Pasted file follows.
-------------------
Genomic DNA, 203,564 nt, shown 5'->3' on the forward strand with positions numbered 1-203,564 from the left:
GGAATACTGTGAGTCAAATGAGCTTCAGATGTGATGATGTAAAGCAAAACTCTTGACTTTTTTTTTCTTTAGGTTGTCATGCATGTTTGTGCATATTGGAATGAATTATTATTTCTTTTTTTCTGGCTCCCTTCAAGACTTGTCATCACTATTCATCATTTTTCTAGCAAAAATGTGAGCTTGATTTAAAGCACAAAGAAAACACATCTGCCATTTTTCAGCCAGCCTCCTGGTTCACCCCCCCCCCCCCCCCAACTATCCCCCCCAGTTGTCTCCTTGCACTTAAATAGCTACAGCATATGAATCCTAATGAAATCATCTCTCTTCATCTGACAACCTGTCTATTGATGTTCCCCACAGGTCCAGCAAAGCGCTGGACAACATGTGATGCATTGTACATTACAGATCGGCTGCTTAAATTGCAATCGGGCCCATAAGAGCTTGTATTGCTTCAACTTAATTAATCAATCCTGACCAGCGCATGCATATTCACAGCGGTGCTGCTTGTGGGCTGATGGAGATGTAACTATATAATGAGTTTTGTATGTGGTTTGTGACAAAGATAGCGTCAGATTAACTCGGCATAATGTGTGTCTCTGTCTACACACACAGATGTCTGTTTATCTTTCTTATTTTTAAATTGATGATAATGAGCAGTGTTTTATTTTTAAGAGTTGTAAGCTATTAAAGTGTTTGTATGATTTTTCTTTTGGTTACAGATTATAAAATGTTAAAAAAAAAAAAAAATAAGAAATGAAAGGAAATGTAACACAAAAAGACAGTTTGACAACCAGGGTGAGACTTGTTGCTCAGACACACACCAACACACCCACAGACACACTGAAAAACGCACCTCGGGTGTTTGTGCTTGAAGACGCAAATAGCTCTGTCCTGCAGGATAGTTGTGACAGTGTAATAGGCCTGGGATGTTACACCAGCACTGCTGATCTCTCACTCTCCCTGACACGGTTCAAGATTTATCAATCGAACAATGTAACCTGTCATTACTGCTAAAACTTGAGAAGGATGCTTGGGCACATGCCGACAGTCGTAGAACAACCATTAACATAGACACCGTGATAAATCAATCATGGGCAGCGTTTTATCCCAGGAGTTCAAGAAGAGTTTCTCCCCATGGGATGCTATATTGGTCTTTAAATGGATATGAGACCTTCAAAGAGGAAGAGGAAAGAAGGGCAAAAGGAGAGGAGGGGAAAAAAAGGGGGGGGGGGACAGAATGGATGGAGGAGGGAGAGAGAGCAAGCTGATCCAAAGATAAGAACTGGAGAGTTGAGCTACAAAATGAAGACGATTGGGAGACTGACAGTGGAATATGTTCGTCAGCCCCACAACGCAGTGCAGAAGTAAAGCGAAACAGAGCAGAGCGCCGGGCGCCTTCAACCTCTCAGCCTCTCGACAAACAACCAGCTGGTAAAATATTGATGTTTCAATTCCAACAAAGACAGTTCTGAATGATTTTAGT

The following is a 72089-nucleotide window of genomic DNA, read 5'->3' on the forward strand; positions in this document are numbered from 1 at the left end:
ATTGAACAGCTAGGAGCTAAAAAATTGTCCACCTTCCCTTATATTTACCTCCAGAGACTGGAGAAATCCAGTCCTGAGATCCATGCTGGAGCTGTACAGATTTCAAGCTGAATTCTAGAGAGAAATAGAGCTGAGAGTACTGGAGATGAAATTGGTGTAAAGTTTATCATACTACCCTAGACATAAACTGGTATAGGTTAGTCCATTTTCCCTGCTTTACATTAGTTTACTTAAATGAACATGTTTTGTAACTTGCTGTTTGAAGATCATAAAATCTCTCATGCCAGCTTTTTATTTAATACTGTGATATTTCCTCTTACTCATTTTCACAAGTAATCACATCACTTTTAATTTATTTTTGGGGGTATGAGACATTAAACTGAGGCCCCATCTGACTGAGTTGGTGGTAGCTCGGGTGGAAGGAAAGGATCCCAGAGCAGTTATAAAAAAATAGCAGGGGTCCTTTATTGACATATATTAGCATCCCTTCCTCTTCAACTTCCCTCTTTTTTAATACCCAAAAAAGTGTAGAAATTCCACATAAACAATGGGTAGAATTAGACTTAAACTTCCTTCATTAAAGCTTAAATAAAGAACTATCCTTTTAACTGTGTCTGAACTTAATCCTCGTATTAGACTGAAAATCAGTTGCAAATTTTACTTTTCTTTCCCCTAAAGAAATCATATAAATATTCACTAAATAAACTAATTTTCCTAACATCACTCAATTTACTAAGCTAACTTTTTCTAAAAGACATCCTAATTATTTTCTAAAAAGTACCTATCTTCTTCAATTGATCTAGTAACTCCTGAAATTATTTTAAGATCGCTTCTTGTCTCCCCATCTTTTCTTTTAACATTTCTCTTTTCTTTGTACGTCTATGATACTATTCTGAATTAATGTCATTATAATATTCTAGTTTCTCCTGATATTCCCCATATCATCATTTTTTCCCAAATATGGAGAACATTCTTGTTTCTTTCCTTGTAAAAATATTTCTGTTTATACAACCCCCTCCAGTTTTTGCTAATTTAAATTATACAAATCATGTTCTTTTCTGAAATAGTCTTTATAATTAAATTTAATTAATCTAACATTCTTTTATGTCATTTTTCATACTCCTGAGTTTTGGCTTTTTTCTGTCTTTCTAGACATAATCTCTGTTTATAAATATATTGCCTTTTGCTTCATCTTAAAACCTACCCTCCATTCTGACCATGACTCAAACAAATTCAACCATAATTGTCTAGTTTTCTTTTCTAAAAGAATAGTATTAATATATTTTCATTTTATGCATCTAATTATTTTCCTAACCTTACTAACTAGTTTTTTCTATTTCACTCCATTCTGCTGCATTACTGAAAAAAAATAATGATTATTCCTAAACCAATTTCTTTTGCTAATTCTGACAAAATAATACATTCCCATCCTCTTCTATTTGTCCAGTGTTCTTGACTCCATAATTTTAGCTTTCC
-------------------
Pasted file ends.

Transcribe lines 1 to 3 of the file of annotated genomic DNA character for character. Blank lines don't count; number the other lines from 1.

Genomic DNA, 203,564 nt, shown 5'->3' on the forward strand with positions numbered 1-203,564 from the left:
GGAATACTGTGAGTCAAATGAGCTTCAGATGTGATGATGTAAAGCAAAACTCTTGACTTTTTTTTTCTTTAGGTTGTCATGCATGTTTGTGCATATTGGAATGAATTATTATTTCTTTTTTTCTGGCTCCCTTCAAGACTTGTCATCACTATTCATCATTTTTCTAGCAAAAATGTGAGCTTGATTTAAAGCACAAAGAAAACACATCTGCCATTTTTCAGCCAGCCTCCTGGTTCACCCCCCCCCCCCCCCCAACTATCCCCCCCAGTTGTCTCCTTGCACTTAAATAGCTACAGCATATGAATCCTAATGAAATCATCTCTCTTCATCTGACAACCTGTCTATTGATGTTCCCCACAGGTCCAGCAAAGCGCTGGACAACATGTGATGCATTGTACATTACAGATCGGCTGCTTAAATTGCAATCGGGCCCATAAGAGCTTGTATTGCTTCAACTTAATTAATCAATCCTGACCAGCGCATGCATATTCACAGCGGTGCTGCTTGTGGGCTGATGGAGATGTAACTATATAATGAGTTTTGTATGTGGTTTGTGACAAAGATAGCGTCAGATTAACTCGGCATAATGTGTGTCTCTGTCTACACACACAGATGTCTGTTTATCTTTCTTATTTTTAAATTGATGATAATGAGCAGTGTTTTATTTTTAAGAGTTGTAAGCTATTAAAGTGTTTGTATGATTTTTCTTTTGGTTACAGATTATAAAATGTTAAAAAAAAAAAAAAATAAGAAATGAAAGGAAATGTAACACAAAAAGACAGTTTGACAACCAGGGTGAGACTTGTTGCTCAGACACACACCAACACACCCACAGACACACTGAAAAACGCACCTCGGGTGTTTGTGCTTGAAGACGCAAATAGCTCTGTCCTGCAGGATAGTTGTGACAGTGTAATAGGCCTGGGATGTTACACCAGCACTGCTGATCTCTCACTCTCCCTGACACGGTTCAAGATTTATCAATCGAACAATGTAACCTGTCATTACTGCTAAAACTTGAGAAGGATGCTTGGGCACATGCCGACAGTCGTAGAACAACCATTAACATAGACACCGTGATAAATCAATCATGGGCAGCGTTTTATCCCAGGAGTTCAAGAAGAGTTTCTCCCCATGGGATGCTATATTGGTCTTTAAATGGATATGAGACCTTCAAAGAGGAAGAGGAAAGAAGGGCAAAAGGAGAGGAGGGGAAAAAAAGGGGGGGGGGGACAGAATGGATGGAGGAGGGAGAGAGAGCAAGCTGATCCAAAGATAAGAACTGGAGAGTTGAGCTACAAAATGAAGACGATTGGGAGACTGACAGTGGAATATGTTCGTCAGCCCCACAACGCAGTGCAGAAGTAAAGCGAAACAGAGCAGAGCGCCGGGCGCCTTCAACCTCTCAGCCTCTCGACAAACAACCAGCTGGTAAAATATTGATGTTTCAATTCCAACAAAGACAGTTCTGAATGATTTTAGT

The following is a 72089-nucleotide window of genomic DNA, read 5'->3' on the forward strand; positions in this document are numbered from 1 at the left end: